while typing this message i just watched henin get into a backhand cc rally with serena. henin pulled serena into the doubles alley and serena replied with a nice deep cc shot to henin's bh. then henin whipped it dtl for a winner :confused::confused: this is totally against what i have studied on wardlaw's directionals. the strategy here really intrigues me and it seems that directionals is really just a template to follow for low risk tennis (which they say wins out). but it seems the pros play higher risk tennis and still win.

    insight anyone?
     
    Last edited: Dec 29, 2010
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  26. LeeD

    LeeD Bionic Poster

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    Insight?
    Henin got tired of hitting rally ball after rally ball against a 5'10" 170 lbs monster.
    Serena KNOWS Henin is NOT approaching net, so a deep CC is the safest play. Had Henin approached, she would be passed by a short angle CC first, then a DTL 2hbh'er.
    Had Henin hit a deep CC back to Serena, it's just prolonging the agony.
    Warlaws are basic strategy moves. Basic strategy moves are for basic players in basic rallies.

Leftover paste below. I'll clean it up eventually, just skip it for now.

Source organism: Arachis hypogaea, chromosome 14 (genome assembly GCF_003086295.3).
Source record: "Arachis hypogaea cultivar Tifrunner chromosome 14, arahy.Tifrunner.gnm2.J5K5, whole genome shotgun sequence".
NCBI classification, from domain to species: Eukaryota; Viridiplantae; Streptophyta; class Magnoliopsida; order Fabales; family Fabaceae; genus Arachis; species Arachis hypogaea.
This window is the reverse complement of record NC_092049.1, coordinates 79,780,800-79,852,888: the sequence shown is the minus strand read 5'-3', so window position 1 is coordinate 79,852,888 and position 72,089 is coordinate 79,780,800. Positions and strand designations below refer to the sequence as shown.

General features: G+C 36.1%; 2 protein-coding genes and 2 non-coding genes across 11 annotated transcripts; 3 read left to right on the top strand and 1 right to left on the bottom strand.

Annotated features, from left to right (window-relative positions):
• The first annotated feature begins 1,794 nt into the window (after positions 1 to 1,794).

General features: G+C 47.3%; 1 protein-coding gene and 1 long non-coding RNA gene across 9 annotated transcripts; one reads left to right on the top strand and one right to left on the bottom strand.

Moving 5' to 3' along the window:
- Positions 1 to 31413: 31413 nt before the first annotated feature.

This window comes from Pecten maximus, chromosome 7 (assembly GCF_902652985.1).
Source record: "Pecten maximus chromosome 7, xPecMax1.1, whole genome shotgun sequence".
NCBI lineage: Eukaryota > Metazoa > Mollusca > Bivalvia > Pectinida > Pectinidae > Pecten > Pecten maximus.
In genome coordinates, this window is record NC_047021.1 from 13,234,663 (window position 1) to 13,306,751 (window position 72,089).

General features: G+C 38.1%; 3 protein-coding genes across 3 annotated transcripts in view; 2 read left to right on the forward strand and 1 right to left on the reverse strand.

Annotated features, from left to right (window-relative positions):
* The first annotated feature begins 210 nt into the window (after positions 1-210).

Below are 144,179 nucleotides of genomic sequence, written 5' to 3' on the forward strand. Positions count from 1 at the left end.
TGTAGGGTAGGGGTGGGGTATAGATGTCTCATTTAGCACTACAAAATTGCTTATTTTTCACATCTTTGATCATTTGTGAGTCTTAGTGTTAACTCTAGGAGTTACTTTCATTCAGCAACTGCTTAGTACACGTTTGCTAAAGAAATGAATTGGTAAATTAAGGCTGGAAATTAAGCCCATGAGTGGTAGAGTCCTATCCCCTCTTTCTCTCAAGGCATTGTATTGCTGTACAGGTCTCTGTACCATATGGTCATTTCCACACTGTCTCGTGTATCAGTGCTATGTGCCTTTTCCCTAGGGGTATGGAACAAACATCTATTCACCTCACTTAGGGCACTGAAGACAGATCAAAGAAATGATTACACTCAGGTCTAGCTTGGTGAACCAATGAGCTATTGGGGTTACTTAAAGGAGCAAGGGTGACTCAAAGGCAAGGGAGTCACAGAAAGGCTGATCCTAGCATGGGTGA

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  27. shindemac

    shindemac Hall of Fame

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    That's pretty amazing improvement for the last 2 months. Was it just a change of strategy that netted these gains, or was their certain parts of your game that also improved during this time period (last 6 months).

    I've played some low-level 4.0s, and the easiest way to win a point is to serve to their backhand. My serve isn't that fast either, maybe in the low 80s, but it's usually enough to get a service winner. You said your serve is one of the strongest part of your game, so do you have the ability to serve wide, down the T, and to their body? I'm confident enough in my first and second serve now, so I go all out on my first serve. That means I try to hit it as hard as I can, while trying to place it. I know this won't work against high 4.0s and 4.5s, so I'll need to just add some more juice to it.